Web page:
Alright… so Cisco announced a Q4 2012 availability of a new version of the Nexus 1000v virtual switch in September. Of course, the release is going to have so many features and functions that there is no way we could not justify paying the $695/CPU that they charged (plus support) for the virtual switch.
A mere 4 hours into October, a blog post was published from Cisco (http://blogs.cisco.com/datacenter/new-nexus-1000v-free-mium-pricing-model/) dramatically reducing the cost of playing with their toys to a big fat $0 (plus support). Check out the break down of the features:
[Note: the graphic above was taken from the blog post and can be found by following the link above]
I have three very differing reactions to the announcement that I am struggling with determining which one wins out:
1. Nice move Cisco
This was a very smart move on Cisco’s part. The adoption of the Cisco 1000v has been anything but spectacular. Functionality sounds great from a high level. However, when compared with the price and availability of the VMware Distributed Virtual Switch that is available out of the box, why make the jump to a per CPU solution?!
Plus, with the up and coming virtual network changes coming our way, getting customers to buy in to the Cisco ecosystem before will get them locked in for whatever the future holds. Nicira has the potential to shake up the virtual switching in upcoming releases.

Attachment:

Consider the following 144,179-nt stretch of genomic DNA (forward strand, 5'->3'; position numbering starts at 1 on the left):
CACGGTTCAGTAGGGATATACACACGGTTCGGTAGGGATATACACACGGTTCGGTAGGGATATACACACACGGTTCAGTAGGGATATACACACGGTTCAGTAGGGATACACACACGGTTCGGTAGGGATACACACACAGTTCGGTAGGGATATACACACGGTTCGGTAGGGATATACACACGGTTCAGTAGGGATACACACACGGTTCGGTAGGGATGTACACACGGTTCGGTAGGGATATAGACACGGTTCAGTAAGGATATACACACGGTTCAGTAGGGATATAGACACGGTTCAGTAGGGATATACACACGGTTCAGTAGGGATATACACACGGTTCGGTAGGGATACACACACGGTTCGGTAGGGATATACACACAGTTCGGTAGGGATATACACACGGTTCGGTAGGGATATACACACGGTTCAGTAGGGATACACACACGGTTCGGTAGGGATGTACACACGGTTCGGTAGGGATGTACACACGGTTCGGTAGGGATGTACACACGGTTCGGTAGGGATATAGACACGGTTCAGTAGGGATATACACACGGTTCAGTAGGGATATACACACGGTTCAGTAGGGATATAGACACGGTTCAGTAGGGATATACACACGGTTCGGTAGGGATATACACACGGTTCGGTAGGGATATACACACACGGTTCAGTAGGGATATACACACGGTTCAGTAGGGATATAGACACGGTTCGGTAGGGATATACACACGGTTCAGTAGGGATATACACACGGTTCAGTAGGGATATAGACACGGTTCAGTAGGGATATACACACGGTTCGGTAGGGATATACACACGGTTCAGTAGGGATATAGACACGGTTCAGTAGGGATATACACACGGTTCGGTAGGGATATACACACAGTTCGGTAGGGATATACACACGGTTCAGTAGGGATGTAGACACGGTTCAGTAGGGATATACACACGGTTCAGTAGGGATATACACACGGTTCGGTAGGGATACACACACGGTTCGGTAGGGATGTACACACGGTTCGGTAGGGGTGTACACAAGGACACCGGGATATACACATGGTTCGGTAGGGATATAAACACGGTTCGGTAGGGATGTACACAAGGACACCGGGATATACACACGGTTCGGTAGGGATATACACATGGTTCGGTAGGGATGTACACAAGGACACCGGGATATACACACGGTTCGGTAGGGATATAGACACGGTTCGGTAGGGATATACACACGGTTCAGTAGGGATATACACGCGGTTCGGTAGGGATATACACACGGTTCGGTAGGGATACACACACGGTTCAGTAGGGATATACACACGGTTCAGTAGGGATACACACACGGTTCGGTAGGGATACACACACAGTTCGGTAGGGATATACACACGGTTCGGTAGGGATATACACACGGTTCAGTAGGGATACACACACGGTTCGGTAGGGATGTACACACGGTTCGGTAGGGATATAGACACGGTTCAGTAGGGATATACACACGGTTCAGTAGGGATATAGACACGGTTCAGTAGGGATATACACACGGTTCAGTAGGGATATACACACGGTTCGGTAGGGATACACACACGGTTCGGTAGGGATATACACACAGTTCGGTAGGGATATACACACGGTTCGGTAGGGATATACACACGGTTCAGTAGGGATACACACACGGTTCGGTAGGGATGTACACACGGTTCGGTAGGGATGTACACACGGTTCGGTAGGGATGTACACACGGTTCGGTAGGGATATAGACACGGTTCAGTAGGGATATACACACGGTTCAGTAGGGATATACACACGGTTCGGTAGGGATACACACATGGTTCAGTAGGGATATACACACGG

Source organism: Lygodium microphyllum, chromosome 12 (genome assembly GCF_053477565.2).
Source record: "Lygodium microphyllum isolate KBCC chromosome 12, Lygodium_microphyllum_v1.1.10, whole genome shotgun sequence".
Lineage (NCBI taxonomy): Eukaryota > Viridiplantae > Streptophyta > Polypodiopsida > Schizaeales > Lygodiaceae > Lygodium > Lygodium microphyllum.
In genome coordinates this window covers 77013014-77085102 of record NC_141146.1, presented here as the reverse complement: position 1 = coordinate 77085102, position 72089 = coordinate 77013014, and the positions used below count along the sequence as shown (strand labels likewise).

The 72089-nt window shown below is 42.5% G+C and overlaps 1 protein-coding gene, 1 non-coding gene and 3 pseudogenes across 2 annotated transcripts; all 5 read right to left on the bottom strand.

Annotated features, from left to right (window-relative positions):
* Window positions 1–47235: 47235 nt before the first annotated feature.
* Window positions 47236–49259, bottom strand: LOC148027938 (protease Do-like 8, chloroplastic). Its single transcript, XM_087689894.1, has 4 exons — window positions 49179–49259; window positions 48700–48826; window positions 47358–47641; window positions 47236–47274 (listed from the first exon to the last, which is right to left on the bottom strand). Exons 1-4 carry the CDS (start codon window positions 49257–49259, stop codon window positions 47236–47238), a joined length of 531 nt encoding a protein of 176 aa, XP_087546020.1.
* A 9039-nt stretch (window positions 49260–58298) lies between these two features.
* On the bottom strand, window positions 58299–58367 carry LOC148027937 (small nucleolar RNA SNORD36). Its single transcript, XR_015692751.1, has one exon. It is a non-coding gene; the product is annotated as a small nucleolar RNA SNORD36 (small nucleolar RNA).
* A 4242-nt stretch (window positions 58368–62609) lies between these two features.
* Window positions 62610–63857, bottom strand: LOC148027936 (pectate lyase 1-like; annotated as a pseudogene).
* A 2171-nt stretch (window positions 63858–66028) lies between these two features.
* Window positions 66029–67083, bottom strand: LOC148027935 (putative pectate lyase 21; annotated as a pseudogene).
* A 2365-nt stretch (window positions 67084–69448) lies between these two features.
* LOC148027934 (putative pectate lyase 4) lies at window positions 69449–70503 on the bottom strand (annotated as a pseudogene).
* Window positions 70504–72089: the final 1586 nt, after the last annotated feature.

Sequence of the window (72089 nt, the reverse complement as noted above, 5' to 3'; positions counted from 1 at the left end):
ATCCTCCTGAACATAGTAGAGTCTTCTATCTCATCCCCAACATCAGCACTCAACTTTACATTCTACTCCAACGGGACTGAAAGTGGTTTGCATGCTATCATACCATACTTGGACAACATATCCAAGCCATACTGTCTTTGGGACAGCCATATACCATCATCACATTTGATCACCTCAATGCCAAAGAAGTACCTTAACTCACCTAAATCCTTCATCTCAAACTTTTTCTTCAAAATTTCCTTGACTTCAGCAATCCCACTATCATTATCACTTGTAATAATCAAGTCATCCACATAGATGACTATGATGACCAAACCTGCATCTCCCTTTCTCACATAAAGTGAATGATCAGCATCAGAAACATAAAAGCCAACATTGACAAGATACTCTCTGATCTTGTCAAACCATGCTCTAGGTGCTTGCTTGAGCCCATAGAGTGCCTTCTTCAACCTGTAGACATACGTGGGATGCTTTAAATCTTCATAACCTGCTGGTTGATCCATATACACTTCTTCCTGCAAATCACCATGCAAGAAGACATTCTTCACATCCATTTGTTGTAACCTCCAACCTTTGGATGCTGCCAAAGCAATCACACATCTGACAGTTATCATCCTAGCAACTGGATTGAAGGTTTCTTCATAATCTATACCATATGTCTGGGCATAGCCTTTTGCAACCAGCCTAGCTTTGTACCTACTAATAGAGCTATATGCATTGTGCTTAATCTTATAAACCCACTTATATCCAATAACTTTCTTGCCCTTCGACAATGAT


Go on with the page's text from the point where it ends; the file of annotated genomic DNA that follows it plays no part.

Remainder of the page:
2. Great… more people using Nexus 1000v
My experiences in $CurrentJob involve using an environment with 1000v deployments all over the place… and the results have been less than spectacular. All too often, a networking issue arises that we lose visibility to, ports being blocked with no explanation, VSM upgrade failures, VEM upgrade failures, etc… To say I am a fan of the 1000v would be pretty far fetched. Probably better stated: To say I am a fan of our 1000v implementation would be pretty far fetched. I am sure 1000v implementations out there are more successful. I just have a hard time recommending to people to implement the 1000v in their environments when the provided distributed virtual switch is good enough.
3. Great! More people using Nexus 1000v
See what I did there?! (“…” vs “!”)
In my self-admitted limited times with the Nexus 1000v, it really seems like there is a lack of people that know ANYTHING about the 1000v. Understanding the NX-OS side of the switch is critical (obviously). But, so is understanding the nature of a virtual environment (especially with vCloud Director making more of a play in datacenters) and the virtual environment implemented (1000v will support VMware, Microsoft, Xen, and KVM hypervisors) is equally as important. The nature of the workloads and behaviors change.
So, by having more people using the Nexus 1000v, there will be more and more people available as “experts’ or at least legitimately “experienced” with the product than before. This can bode well for future implementations for sure.
Ultimately, I think this is a good move. Cisco is acknowledging that getting another “advanced” product into the ecosystem a gratis helps drive purchasing for other Cisco products in the datacenter. Plus, at a much higher level, it is an acknowledgement in the direction that the market is moving… and they’re trying to get a toe-hold before the SDN wave takes hold. Will this fix what I am working with? Not one bit. Will this fix what I will be working with in the future? With more people having experience, it may for sure.